RR: What kind of work have you been doing or do you have planned near-term beyond your work in and around the Pearl? Any new adventures into the wild planned?

SM: My wife and I are pulling our daughters out of school and traveling around South America and Mexico next year. Jenny has some writing projects she will focus on and I’m really curious to work in the Atacama desert in northern Chile. We’ll work on our Spanish, see the world a little, and spend some quality time together. I think it’s important to give kids an impression of the larger world that’s out there.

RR: Beyond your own art, you lead small groups of photographers to remote locations to teach them the art of night photography. I think you were off to Iceland when we wrote about you in 2012. Are you still teaching other photographers in remote locales?

SM: I’m been leading these week long photography workshops around North America for the past ten years. They are a great chance to work with people’s creative process and make some images at the same time. I’ll take a break from teaching these while we travel. Honestly, I think I’m moving into taking the same trips and focusing on my own work in solitude.

RR: You guys have been Southtown residents for 20 years. How do you see all the change unfolding around you, both in your neighborhood and around the urban core in general?

SM: We always thought our little neighborhood felt right and had potential for growth. Now that it’s finally happening we’re a little surprised it took this long and concerned that it might happen too fast. We’d like to see things grow in an organic fashion with local investors that want to do projects that are in character with the neighborhood and its residents. Projects like Blue Star, Big Tex, the Tobin, and the Southwest School expansion are all really encouraging. San Antonio really is an exciting underdog city with a unique feel and character that is still something of a well kept secret.

RR: You once told me San Antonio is a great city to live in as an artist, but not a great city to make a living as an artist. Is that still true, or is the city’s growth and evolution making it a little easier on artists struggling to make a living?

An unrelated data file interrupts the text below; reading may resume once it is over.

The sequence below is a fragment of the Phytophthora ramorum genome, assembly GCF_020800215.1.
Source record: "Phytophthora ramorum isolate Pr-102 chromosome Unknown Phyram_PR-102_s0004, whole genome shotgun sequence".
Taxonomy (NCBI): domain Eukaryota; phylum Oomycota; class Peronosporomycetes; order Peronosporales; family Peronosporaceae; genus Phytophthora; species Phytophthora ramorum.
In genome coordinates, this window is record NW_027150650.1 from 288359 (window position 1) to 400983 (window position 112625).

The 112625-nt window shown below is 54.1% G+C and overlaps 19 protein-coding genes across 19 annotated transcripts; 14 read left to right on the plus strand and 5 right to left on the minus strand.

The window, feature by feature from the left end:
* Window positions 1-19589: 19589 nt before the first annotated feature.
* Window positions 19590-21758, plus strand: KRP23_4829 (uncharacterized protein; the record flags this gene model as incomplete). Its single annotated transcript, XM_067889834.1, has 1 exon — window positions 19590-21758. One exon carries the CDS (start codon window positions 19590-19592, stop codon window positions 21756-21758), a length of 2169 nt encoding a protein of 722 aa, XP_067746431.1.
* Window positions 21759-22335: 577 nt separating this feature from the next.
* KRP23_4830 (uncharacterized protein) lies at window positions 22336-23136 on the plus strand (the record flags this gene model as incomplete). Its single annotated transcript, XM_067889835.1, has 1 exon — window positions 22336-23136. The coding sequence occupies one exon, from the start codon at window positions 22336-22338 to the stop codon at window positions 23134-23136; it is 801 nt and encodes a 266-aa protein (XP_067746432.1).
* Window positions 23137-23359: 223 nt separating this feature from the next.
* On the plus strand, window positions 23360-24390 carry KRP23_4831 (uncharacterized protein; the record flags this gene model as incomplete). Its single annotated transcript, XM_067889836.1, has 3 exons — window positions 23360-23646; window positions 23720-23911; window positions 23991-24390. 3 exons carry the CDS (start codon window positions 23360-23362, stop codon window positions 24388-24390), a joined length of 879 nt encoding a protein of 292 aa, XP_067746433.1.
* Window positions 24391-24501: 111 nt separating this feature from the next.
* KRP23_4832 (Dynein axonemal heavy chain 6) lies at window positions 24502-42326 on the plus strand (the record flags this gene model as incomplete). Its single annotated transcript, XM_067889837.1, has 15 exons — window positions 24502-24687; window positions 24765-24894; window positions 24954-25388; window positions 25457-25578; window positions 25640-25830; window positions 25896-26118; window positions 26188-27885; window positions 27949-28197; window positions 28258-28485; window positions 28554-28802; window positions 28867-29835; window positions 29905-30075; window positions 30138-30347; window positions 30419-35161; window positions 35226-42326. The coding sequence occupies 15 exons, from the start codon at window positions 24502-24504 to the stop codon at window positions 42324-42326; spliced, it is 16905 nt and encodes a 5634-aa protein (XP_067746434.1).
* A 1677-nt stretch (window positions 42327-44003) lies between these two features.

SM: I feel like that is changing and local artists are being celebrated and valued in ways that they haven’t been in the past. This town is rich with authentic architects, chefs, literary and visual artists that deserve recognition. I feel like we’re on a brink of a cultural shift.

RR: Well, Scott Martin, thanks for your time and for sharing your art and photography.  We look forward to seeing more of your work from the Boehler House as its brought back to life.

To further explore Scott Martin’s art and photography, visit his website at www.martinphoto.com.

Photographers interested in attending a Scott Martin night photography trip can visit www.on-sight.com/workshops.

Related Stories:

Boehler House Elevated in First Step Toward Preservation

Artist Scott Martin: When Others are Sleeping, Painting the Darkness with Light

UPDATED: Boehler House/Former Liberty Bar Move Denied by HDRC

El Mirador: King William Landmark in New Hands

For Sale: Fire Station No. 7 in Southtown

4 thoughts on “Conversation: Scott Martin, Photographer of the Seldom Seen

    • Good point Tara. Not only is trespassing illegal it can be incredibly dangerious in an industrial setting. I’m not only doing it with permission, I’ve got a lot of experience doing this type of work in low/no light, I’m wearing OHSA compliant gear, harnesses, etc and maintain a serious insurance policy. Anywhere one shoots at night one should acquire permission beforehand and be smart/safe about how you go about doing it. Now don’t get me started about Border Patrol or being detained by military police…